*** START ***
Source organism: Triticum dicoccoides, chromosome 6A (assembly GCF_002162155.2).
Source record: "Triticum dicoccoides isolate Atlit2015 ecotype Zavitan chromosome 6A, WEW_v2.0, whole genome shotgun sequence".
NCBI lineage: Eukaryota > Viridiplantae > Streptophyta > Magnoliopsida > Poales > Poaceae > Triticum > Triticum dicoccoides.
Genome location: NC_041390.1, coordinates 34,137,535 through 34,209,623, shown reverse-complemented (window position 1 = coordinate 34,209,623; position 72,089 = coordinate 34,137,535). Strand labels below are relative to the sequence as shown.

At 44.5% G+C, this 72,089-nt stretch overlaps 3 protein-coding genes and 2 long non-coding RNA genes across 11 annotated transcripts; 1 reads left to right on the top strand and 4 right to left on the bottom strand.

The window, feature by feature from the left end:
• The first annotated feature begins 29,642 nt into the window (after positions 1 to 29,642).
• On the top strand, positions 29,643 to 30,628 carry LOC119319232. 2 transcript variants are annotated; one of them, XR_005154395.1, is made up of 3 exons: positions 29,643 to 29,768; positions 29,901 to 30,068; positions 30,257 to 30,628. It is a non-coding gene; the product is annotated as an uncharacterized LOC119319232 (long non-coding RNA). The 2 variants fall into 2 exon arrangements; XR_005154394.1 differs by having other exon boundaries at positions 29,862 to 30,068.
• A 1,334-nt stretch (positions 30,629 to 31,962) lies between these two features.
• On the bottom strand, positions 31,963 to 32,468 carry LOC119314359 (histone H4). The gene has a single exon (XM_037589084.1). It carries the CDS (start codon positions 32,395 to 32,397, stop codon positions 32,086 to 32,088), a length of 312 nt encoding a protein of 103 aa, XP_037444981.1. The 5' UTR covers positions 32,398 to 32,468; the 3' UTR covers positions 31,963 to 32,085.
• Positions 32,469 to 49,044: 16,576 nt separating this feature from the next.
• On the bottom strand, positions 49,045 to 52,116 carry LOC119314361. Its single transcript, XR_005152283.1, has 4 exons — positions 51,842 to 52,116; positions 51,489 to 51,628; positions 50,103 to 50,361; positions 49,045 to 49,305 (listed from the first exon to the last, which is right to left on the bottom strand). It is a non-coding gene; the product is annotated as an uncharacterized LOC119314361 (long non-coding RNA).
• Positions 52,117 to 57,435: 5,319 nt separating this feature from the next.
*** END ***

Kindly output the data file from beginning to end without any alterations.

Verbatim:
Source organism: Triticum dicoccoides, chromosome 6A (assembly GCF_002162155.2).
Source record: "Triticum dicoccoides isolate Atlit2015 ecotype Zavitan chromosome 6A, WEW_v2.0, whole genome shotgun sequence".
NCBI lineage: Eukaryota > Viridiplantae > Streptophyta > Magnoliopsida > Poales > Poaceae > Triticum > Triticum dicoccoides.
Genome location: NC_041390.1, coordinates 34,137,535 through 34,209,623, shown reverse-complemented (window position 1 = coordinate 34,209,623; position 72,089 = coordinate 34,137,535). Strand labels below are relative to the sequence as shown.

At 44.5% G+C, this 72,089-nt stretch overlaps 3 protein-coding genes and 2 long non-coding RNA genes across 11 annotated transcripts; 1 reads left to right on the top strand and 4 right to left on the bottom strand.

The window, feature by feature from the left end:
• The first annotated feature begins 29,642 nt into the window (after positions 1 to 29,642).
• On the top strand, positions 29,643 to 30,628 carry LOC119319232. 2 transcript variants are annotated; one of them, XR_005154395.1, is made up of 3 exons: positions 29,643 to 29,768; positions 29,901 to 30,068; positions 30,257 to 30,628. It is a non-coding gene; the product is annotated as an uncharacterized LOC119319232 (long non-coding RNA). The 2 variants fall into 2 exon arrangements; XR_005154394.1 differs by having other exon boundaries at positions 29,862 to 30,068.
• A 1,334-nt stretch (positions 30,629 to 31,962) lies between these two features.
• On the bottom strand, positions 31,963 to 32,468 carry LOC119314359 (histone H4). The gene has a single exon (XM_037589084.1). It carries the CDS (start codon positions 32,395 to 32,397, stop codon positions 32,086 to 32,088), a length of 312 nt encoding a protein of 103 aa, XP_037444981.1. The 5' UTR covers positions 32,398 to 32,468; the 3' UTR covers positions 31,963 to 32,085.
• Positions 32,469 to 49,044: 16,576 nt separating this feature from the next.
• On the bottom strand, positions 49,045 to 52,116 carry LOC119314361. Its single transcript, XR_005152283.1, has 4 exons — positions 51,842 to 52,116; positions 51,489 to 51,628; positions 50,103 to 50,361; positions 49,045 to 49,305 (listed from the first exon to the last, which is right to left on the bottom strand). It is a non-coding gene; the product is annotated as an uncharacterized LOC119314361 (long non-coding RNA).
• Positions 52,117 to 57,435: 5,319 nt separating this feature from the next.